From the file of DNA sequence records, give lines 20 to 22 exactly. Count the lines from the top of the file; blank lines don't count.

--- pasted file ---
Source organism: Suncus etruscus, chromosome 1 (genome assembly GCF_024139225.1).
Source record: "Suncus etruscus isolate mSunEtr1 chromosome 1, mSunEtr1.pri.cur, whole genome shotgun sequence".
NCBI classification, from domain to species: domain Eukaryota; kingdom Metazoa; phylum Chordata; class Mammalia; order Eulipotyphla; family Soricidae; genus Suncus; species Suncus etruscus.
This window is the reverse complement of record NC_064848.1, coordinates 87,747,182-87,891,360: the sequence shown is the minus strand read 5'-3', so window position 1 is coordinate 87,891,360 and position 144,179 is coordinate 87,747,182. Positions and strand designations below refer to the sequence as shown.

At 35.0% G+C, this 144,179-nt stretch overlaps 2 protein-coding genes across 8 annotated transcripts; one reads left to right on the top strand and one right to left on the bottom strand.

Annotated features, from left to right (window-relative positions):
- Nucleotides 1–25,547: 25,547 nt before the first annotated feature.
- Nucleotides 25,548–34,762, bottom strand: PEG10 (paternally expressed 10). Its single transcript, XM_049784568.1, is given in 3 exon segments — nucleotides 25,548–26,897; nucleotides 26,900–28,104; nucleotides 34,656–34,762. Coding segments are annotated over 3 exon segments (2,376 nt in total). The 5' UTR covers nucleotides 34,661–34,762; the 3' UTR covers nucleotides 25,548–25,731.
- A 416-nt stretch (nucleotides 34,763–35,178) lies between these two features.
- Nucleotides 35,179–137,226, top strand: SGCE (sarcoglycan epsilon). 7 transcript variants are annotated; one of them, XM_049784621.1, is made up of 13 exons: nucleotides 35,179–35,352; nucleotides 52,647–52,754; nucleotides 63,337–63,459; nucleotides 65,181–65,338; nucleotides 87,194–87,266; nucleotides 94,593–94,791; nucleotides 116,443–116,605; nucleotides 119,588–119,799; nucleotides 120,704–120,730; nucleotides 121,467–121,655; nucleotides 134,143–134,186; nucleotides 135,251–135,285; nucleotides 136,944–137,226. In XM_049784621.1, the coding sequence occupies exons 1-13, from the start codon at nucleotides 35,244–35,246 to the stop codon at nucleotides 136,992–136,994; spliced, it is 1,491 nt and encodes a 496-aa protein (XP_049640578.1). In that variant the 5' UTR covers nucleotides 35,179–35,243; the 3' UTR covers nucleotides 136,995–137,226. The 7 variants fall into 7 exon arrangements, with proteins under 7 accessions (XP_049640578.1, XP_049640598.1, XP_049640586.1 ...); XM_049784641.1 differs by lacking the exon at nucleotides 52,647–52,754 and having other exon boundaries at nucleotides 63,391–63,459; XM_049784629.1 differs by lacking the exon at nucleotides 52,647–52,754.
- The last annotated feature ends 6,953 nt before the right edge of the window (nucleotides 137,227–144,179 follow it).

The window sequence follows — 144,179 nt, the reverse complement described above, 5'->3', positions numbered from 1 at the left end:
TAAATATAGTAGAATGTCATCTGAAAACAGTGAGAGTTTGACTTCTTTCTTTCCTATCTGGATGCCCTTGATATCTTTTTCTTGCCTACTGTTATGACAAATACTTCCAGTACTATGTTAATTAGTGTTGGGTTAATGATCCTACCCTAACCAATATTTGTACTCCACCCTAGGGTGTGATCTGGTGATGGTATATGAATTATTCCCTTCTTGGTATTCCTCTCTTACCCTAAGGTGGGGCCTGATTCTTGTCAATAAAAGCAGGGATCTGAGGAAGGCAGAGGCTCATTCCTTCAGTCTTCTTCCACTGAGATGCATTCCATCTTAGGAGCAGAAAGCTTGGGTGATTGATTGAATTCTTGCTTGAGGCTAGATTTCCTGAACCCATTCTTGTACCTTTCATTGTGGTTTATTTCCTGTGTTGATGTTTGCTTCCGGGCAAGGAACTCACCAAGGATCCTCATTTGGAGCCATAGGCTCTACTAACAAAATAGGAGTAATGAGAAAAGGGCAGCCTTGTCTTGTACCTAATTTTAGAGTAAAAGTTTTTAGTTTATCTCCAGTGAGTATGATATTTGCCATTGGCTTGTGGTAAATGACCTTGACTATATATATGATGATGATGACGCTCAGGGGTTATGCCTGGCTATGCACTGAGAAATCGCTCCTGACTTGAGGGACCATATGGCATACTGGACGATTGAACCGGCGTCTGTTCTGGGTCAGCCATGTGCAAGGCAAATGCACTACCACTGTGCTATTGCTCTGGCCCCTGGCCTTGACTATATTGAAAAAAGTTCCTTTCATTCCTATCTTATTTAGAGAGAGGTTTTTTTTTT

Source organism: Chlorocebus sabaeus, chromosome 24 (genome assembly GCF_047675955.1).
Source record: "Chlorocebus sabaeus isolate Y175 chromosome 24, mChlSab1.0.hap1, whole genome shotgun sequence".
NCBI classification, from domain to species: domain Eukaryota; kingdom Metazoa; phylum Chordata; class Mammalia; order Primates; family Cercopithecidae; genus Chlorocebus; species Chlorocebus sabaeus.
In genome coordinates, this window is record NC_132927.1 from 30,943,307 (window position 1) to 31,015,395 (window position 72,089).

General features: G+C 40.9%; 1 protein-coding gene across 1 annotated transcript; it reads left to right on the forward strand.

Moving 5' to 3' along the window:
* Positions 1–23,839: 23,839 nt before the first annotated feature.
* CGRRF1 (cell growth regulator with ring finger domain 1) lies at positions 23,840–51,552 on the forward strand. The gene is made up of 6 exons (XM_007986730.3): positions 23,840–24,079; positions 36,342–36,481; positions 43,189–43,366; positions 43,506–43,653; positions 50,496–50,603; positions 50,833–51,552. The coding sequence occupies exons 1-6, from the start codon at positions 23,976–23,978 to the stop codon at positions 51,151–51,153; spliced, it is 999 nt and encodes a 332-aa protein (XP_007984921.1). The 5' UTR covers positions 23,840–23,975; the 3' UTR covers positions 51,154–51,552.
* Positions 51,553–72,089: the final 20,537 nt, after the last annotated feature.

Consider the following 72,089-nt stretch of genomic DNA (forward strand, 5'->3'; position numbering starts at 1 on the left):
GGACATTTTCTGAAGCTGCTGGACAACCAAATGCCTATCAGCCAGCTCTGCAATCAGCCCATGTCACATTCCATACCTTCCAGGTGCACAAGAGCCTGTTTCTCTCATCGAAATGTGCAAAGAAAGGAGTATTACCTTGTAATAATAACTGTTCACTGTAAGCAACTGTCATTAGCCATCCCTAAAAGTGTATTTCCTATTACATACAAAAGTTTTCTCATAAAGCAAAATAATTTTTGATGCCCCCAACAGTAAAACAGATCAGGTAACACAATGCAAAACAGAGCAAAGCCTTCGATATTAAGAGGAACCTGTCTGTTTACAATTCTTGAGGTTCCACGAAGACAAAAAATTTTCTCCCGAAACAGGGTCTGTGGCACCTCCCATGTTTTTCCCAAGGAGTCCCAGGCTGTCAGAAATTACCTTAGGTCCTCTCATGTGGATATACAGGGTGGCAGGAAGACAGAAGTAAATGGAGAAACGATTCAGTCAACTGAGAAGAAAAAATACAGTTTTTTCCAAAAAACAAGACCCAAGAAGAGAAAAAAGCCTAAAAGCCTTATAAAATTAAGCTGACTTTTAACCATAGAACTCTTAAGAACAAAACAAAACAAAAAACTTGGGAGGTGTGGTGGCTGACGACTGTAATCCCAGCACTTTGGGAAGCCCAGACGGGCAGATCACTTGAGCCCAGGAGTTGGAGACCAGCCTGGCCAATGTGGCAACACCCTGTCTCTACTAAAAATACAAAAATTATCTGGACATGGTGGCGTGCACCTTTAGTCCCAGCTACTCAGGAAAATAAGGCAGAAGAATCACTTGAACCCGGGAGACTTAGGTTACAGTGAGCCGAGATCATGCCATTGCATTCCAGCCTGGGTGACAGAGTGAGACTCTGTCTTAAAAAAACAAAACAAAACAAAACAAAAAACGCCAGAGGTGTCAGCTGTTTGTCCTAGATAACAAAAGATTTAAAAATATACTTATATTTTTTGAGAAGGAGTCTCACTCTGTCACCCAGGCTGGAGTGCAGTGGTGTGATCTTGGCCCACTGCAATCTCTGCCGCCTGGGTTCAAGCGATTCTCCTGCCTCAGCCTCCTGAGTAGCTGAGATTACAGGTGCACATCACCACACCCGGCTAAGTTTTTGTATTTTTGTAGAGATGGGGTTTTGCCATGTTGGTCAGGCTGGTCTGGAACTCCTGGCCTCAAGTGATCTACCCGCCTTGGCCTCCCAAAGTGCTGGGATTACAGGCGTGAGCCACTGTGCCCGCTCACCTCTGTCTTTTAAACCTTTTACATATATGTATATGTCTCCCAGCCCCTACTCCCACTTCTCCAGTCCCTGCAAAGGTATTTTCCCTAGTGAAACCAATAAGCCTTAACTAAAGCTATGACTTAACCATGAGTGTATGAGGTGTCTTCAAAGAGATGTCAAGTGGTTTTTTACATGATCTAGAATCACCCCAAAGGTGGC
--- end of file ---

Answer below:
* Positions 1–23,839: 23,839 nt before the first annotated feature.
* CGRRF1 (cell growth regulator with ring finger domain 1) lies at positions 23,840–51,552 on the forward strand. The gene is made up of 6 exons (XM_007986730.3): positions 23,840–24,079; positions 36,342–36,481; positions 43,189–43,366; positions 43,506–43,653; positions 50,496–50,603; positions 50,833–51,552. The coding sequence occupies exons 1-6, from the start codon at positions 23,976–23,978 to the stop codon at positions 51,151–51,153; spliced, it is 999 nt and encodes a 332-aa protein (XP_007984921.1). The 5' UTR covers positions 23,840–23,975; the 3' UTR covers positions 51,154–51,552.
* Positions 51,553–72,089: the final 20,537 nt, after the last annotated feature.